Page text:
I wrote a serialised and unfinished novel called 'The Purple Tang of Rasquar Spinach'. It was very weird and involved the obsessive use of 'anti-images'. One ex-Uni. friend has joked that it's about time it was reissued in Penguin Modern Classics! I think I managed to pull one Rasp-involved 'chick' on the basis of it. She thought I must've been on some very powerful substances to have written such a thing and was disappointed to find I was a mere beer-swiller ( with an occasional tendency to blow).

   'Rasp' took over our lives, but there are aspects I very much regret. Why did we ignore the most powerfully militant group at that time, Cymdeithas yr Iaith? They were busy occupying buildings and destroying forms, in a concerted campaign of civil disobedience. In retrospect, we were Anglo-centric and too influenced by 'Private Eye' to see the things directly around
us at the time.

   There was a squat in town where we sometimes gathered, there were marches and furious protests against dubious speakers invited by the International Politics department. We tried a couple of times to get to big demo's elsewhere, but broke down not far from town. 'The Revolution Ends in Capel Bangor' was our motto.

   Only when studying for a PGCE did something very significant happen. A Labour Government was in power, but they had to turn to the IMF for assistance due to a debt crisis (sounds familiar). They insisted on a series of scathing cuts, especially on the teaching budget and we decided to occupy the Education Dept. I was proud to move the motion to do so.

   It was here, during the few days of the occupation, that I fully realised that the most politicised and active students were those from Cymdeithas. They filled the place with their enthusiasm, experiences of direct action and their folk songs. What we achieved was publicity for the cause, but I certainly never trusted a Labour administration again.

    So, I must admit to being very proud  of the majority of students who have taken to the streets. Most will not be affected by the rise in tuition fees, yet have protested in large numbers.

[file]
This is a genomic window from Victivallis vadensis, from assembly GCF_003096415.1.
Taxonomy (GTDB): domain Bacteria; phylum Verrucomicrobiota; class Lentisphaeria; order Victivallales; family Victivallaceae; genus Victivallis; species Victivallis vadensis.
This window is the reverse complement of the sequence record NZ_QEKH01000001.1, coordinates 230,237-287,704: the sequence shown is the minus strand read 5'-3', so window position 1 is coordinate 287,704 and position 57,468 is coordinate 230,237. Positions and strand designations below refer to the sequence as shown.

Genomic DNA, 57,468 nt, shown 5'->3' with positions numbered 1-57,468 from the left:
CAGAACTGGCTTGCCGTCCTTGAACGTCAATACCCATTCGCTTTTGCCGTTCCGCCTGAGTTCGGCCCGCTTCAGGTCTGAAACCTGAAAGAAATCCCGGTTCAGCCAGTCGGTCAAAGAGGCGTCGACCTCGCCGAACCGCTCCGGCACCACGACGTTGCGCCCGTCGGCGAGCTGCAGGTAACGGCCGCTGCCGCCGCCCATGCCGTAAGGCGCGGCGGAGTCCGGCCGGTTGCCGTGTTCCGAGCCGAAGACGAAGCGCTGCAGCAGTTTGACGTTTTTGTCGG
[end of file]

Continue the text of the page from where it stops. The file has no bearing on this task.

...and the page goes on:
The abolition of EMA's will have disastrous consequences. Many of the poorer college and 6th form students won't be able to remain in education, never mind going to uni. 80% cuts in teaching budgets mean that many departments and , quite possibly, whole universities will be closed down.

   Any issues regarding police brutality and counter-productive actions by a few students should not detract from the central purpose of these protests.

   How is higher education to be funded if not by its part-privatisation? Well, to begin with, students ( and their parents) have to pay for books and accomodation, so the cost is already very high without exorbitant fees. There must be no tuition fees at all.

    When Keith Joseph contemplated their introduction under Thatcher he retreated, fearing revolt. But New Labour brought them in : too many of the upper echelons of the NUS being those besuited careerists. The money now spent on the monarchy and war, on nuclear weapons and subsidising banks which will end up privately-owned again in time, should all go to restoring EMA's and making higher education as free as possible ( i.e. no fees).

   I've seen the spirit of 'Rasp' coming from students on the streets, caring more about the future for everyone than self-interest. It's 'The Fire This Time'!

                                       WHO PAYS?

The innocents pay for war
with many deaths.

The poor pay for destitution
with ill health.

Students pay for education
with lifetimes of debt.

Animals pay for their existence
by being killed and ate.

Unemployed pay for redundancy
by being forced into unpaid work.

Disabled pay for incapacities
by having their benefits cut.

The bankers pay for creating it
by putting their bonuses up.

   Accent and dialect have always been fundamental to my writing and life in general, though I'm not entirely sure where this originates.

   The comedian Michael MacIntyre has a great skit where he combines all his talent for observation, body-humour and mimicry. He describes how a journey across the 'country' ( he means England) produces the curious phenomenon of moving from a broad West Country 'Orrrrigh?' through a genteel Home Counties 'Hello!', to an equally thick East Anglian accent 'Orrrrigh?' again.